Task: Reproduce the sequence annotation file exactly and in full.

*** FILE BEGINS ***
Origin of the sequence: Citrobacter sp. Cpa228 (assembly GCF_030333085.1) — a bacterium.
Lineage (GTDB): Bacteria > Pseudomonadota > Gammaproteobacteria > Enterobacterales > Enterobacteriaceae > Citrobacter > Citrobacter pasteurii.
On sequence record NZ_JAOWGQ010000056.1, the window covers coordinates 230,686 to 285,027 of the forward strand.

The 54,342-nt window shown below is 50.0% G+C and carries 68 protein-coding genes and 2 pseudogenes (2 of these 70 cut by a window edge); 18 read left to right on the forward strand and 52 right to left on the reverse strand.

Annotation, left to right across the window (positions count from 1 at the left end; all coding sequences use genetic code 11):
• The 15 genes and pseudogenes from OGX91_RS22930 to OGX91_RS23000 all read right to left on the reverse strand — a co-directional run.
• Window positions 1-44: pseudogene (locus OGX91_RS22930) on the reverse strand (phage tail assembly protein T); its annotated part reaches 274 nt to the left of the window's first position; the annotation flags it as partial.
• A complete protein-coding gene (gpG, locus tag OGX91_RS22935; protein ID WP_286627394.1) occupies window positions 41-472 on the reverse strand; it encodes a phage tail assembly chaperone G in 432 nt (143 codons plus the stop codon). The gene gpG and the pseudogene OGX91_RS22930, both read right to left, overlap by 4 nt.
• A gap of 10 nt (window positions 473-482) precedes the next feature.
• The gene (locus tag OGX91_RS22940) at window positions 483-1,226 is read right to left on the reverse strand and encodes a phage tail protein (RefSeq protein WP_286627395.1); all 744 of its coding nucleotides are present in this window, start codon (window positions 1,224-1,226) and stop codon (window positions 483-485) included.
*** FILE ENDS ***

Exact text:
Origin of the sequence: Citrobacter sp. Cpa228 (assembly GCF_030333085.1) — a bacterium.
Lineage (GTDB): Bacteria > Pseudomonadota > Gammaproteobacteria > Enterobacterales > Enterobacteriaceae > Citrobacter > Citrobacter pasteurii.
On sequence record NZ_JAOWGQ010000056.1, the window covers coordinates 230,686 to 285,027 of the forward strand.

The 54,342-nt window shown below is 50.0% G+C and carries 68 protein-coding genes and 2 pseudogenes (2 of these 70 cut by a window edge); 18 read left to right on the forward strand and 52 right to left on the reverse strand.

Annotation, left to right across the window (positions count from 1 at the left end; all coding sequences use genetic code 11):
• The 15 genes and pseudogenes from OGX91_RS22930 to OGX91_RS23000 all read right to left on the reverse strand — a co-directional run.
• Window positions 1-44: pseudogene (locus OGX91_RS22930) on the reverse strand (phage tail assembly protein T); its annotated part reaches 274 nt to the left of the window's first position; the annotation flags it as partial.
• A complete protein-coding gene (gpG, locus tag OGX91_RS22935; protein ID WP_286627394.1) occupies window positions 41-472 on the reverse strand; it encodes a phage tail assembly chaperone G in 432 nt (143 codons plus the stop codon). The gene gpG and the pseudogene OGX91_RS22930, both read right to left, overlap by 4 nt.
• A gap of 10 nt (window positions 473-482) precedes the next feature.
• The gene (locus tag OGX91_RS22940) at window positions 483-1,226 is read right to left on the reverse strand and encodes a phage tail protein (RefSeq protein WP_286627395.1); all 744 of its coding nucleotides are present in this window, start codon (window positions 1,224-1,226) and stop codon (window positions 483-485) included.